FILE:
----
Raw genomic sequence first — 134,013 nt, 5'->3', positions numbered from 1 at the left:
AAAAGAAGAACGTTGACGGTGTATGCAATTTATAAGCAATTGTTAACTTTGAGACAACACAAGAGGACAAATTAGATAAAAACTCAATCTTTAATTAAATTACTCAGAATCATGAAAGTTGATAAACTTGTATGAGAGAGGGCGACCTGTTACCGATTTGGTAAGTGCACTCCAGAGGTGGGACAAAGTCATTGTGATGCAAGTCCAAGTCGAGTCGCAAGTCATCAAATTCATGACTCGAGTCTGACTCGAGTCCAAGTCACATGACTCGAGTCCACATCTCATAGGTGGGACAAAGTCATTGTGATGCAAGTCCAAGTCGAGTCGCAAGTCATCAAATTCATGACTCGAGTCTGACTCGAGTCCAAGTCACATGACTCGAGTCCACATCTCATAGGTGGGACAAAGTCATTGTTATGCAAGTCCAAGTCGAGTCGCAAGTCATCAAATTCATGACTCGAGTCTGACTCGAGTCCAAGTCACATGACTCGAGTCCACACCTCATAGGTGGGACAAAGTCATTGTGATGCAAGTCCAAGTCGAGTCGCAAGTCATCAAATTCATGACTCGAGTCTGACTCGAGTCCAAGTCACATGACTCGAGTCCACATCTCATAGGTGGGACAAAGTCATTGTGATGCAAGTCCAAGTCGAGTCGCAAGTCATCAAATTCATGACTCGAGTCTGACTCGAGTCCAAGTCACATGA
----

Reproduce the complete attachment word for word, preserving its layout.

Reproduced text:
Raw genomic sequence first — 134,013 nt, 5'->3', positions numbered from 1 at the left:
AAAAGAAGAACGTTGACGGTGTATGCAATTTATAAGCAATTGTTAACTTTGAGACAACACAAGAGGACAAATTAGATAAAAACTCAATCTTTAATTAAATTACTCAGAATCATGAAAGTTGATAAACTTGTATGAGAGAGGGCGACCTGTTACCGATTTGGTAAGTGCACTCCAGAGGTGGGACAAAGTCATTGTGATGCAAGTCCAAGTCGAGTCGCAAGTCATCAAATTCATGACTCGAGTCTGACTCGAGTCCAAGTCACATGACTCGAGTCCACATCTCATAGGTGGGACAAAGTCATTGTGATGCAAGTCCAAGTCGAGTCGCAAGTCATCAAATTCATGACTCGAGTCTGACTCGAGTCCAAGTCACATGACTCGAGTCCACATCTCATAGGTGGGACAAAGTCATTGTTATGCAAGTCCAAGTCGAGTCGCAAGTCATCAAATTCATGACTCGAGTCTGACTCGAGTCCAAGTCACATGACTCGAGTCCACACCTCATAGGTGGGACAAAGTCATTGTGATGCAAGTCCAAGTCGAGTCGCAAGTCATCAAATTCATGACTCGAGTCTGACTCGAGTCCAAGTCACATGACTCGAGTCCACATCTCATAGGTGGGACAAAGTCATTGTGATGCAAGTCCAAGTCGAGTCGCAAGTCATCAAATTCATGACTCGAGTCTGACTCGAGTCCAAGTCACATGA